Now that the Olympic Games in Rio are less than a month away, it is a good time for a history lesson. What many don’t know is that alongside the contests at Olympia, a separate festival in honor of Hera featured women athletes. These were called the Hererae. While they had to be unmarried to take part, they still vied for honor and an honorary “peplos.” Although it is not known how old the festival was, it may have been almost as old as the festival for boys and men.
Little is known about this festival other than what Pausanias, a 2nd century AD Greek traveler, tells us. He mentions it in his description of the Temple of Hera in the Sanctuary of Zeus, and says that it was organized and supervised by a committee of 16 women from the cities of Elis. The festival took place every four years, when a new peplos was woven and presented to Hera inside her temple.
Pausanias gives us a description of a girl’s attire for the Hera games of the 2nd century AD. The girls wore their hair free down their back and a tunic hanging almost as low as the knees covering only the left shoulder and breast. The costume that Pausanias describes may have been the traditional costume at Olympia and possibly elsewhere for centuries.
Unmarried girls (by unmarried it meant pre-pubescent girls so we are talking about elementary or early middle schoolers here) had a number of advantages at Olympia. They not only had their own athletic contests of the Hera festival in which to participate, but they were also allowed to watch the men’s and boys’ contests of the festival of Zeus. Married women, on the other hand, were not allowed to participate in the athletic contests of the Hera festival, and were barred on penalty of death from the Sanctuary of Zeus on the days of the athletic competition for boys and men. We don’t know whether or not the women allowed the men to watch the girls’ contests.
Women also did participate as horse breeders because in the horse races the breeder got the trophy and not the rider.
Perhaps the most famous Olympic story connected to a woman concerns a certain Kallipateira or “a Mrs. Good Father.” As married women were forbidden on pain of death from participating in the Olympic Games, the only way they could garner glory was to stand behind a man during the contests. It so happened that Pisodoros of Rhodes came from a long distinguished line of boxers. His maternal grandfather, his uncles and his brother had all won many prizes. But in the months before the Olympic Games, tragedy struck. His father, who had been coaching him, died unexpectedly. It was hard to find a personal instructor who knew his ways as his father had. Until, that is, a mysterious new coach stepped in. Pisodoros blossomed under his care. He entered the Olympics and progressed to the final bout. When he landed the winning blow and his opponent fell flailing to his knees, the crowd erupted in a welter of excitement. His coach (like everybody then, a stranger to underwear) leapt over the fence. But the robes were hitched so high that when the coach jolted over the divider, the naked truth was seen by all. The coach was a woman! None other than Pisodoros’ mother. It was an outrage! Ironically her name meant “Bringer of Victory” or “Pherenike.”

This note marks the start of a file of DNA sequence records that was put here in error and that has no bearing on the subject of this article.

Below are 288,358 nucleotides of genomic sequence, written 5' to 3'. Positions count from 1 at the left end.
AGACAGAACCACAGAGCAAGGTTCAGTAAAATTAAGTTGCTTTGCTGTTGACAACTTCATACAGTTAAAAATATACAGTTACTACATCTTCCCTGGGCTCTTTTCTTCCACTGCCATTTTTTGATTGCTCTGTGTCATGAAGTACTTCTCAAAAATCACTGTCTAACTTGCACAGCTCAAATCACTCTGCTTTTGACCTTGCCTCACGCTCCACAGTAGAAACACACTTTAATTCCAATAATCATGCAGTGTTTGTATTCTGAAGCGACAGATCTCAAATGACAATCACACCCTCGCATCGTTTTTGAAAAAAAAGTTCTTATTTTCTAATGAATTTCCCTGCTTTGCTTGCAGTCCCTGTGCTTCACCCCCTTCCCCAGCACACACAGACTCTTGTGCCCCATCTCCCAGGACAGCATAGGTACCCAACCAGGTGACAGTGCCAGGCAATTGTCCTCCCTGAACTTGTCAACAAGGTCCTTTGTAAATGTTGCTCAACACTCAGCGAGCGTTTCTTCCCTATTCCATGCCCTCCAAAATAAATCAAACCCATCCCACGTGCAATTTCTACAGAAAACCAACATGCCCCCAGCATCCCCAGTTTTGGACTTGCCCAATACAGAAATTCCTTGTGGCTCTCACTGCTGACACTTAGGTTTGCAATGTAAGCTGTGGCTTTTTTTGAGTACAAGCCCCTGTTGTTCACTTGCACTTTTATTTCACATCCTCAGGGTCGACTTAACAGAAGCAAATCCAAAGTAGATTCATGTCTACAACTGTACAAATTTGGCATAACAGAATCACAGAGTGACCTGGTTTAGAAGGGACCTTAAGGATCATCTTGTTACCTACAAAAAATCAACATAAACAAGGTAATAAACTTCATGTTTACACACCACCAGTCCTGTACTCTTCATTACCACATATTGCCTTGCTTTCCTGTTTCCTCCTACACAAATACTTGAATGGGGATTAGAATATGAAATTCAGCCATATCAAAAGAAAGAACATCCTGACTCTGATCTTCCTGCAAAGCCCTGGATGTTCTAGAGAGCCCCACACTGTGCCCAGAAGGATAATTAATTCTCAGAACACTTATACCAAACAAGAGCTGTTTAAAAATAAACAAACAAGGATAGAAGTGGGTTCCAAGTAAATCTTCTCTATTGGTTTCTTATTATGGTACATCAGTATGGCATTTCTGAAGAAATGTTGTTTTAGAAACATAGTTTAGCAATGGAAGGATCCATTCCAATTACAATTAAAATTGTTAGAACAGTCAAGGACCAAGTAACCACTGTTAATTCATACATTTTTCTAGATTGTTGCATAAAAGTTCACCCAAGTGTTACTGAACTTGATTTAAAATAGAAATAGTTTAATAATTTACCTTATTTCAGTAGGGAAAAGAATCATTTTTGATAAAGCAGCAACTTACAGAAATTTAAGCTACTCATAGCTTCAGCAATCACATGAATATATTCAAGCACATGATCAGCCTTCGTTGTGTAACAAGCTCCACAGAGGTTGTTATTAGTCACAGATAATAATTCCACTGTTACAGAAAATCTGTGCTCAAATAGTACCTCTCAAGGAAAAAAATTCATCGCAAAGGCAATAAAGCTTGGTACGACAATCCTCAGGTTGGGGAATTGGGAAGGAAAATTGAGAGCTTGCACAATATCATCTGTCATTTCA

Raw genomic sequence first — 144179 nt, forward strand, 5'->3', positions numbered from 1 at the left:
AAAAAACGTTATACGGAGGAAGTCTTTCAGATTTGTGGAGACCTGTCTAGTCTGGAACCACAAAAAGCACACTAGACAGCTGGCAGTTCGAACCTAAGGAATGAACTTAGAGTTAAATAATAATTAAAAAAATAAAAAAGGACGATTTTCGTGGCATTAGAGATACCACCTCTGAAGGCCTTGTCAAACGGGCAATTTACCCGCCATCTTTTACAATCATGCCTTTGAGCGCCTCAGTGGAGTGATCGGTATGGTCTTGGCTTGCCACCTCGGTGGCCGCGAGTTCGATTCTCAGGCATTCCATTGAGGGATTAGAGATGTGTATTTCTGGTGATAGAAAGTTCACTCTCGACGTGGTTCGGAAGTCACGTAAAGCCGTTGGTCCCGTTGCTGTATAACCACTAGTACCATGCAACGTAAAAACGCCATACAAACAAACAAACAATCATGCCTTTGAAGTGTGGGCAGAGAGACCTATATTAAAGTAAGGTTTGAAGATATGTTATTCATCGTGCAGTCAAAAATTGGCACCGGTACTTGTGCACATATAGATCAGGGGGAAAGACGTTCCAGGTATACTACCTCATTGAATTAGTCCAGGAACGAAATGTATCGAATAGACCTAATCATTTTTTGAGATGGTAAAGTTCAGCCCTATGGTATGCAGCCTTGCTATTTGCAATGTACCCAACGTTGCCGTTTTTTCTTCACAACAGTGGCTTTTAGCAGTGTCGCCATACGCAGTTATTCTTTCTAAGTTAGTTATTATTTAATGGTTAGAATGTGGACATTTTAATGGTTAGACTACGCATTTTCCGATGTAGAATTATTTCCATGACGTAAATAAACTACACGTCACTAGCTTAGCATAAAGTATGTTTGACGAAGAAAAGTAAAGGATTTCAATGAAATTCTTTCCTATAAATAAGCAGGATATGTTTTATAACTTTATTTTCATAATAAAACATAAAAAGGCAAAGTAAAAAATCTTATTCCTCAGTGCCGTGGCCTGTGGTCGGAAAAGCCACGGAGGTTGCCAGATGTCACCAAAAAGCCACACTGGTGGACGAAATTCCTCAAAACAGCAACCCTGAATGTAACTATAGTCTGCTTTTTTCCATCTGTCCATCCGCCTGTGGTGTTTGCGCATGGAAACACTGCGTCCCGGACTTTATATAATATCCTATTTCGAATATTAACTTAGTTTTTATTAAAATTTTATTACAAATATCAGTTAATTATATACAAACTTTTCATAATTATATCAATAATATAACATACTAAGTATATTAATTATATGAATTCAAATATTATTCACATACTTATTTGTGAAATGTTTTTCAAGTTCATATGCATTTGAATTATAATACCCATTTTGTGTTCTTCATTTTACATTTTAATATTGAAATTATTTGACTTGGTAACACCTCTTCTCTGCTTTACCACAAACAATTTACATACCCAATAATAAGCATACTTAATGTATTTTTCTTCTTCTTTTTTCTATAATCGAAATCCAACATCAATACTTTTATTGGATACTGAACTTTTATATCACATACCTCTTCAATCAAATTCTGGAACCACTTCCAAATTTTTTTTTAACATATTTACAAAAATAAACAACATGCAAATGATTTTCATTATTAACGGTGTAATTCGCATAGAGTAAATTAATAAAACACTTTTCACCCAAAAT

There was no going back on the law of the Olympics. The woman had to be given capital punishment. The historian Pausanias even describes the place of execution for those who broke the rule: “On the road to Olympia from Skillos, just before you cross the Alpheios, is a mountain with high sheer cliffs. Its name is Trypaion. The law of Elis is that from this cliff should be thrown any woman discovered at the Olympic Festival.”
The Hellanodikai, the Olympic tribunal, was outraged at her transgression. But because of her family’s clout and given the fact that she had coached and produced an Olympian champion, it let her go. However, they did impose a new rule on Olympic trainers. From that day on, they had to appear in the nude at the Games just like all the athletes, just to be sure no sneaky females got in.
Another instance of a woman winning at the Olympics involved the sister of Agesilaus (brother to the Spartan King Agis II), Kynisca. She was allowed to take part in the chariot race more to prove a point her brother was making to his Athenian rivals, that you didn’t need skill, but money to buy victory at the Games. Nevertheless, Kynisca became the first female victor at Olympia where a famous statue of her was erected. She went on to win the chariot race in the next Fesitval, too.
But I can bet that had women been allowed access into the Olympic Games, they would have provided men with some stiff competition, especially those Spartan ladies.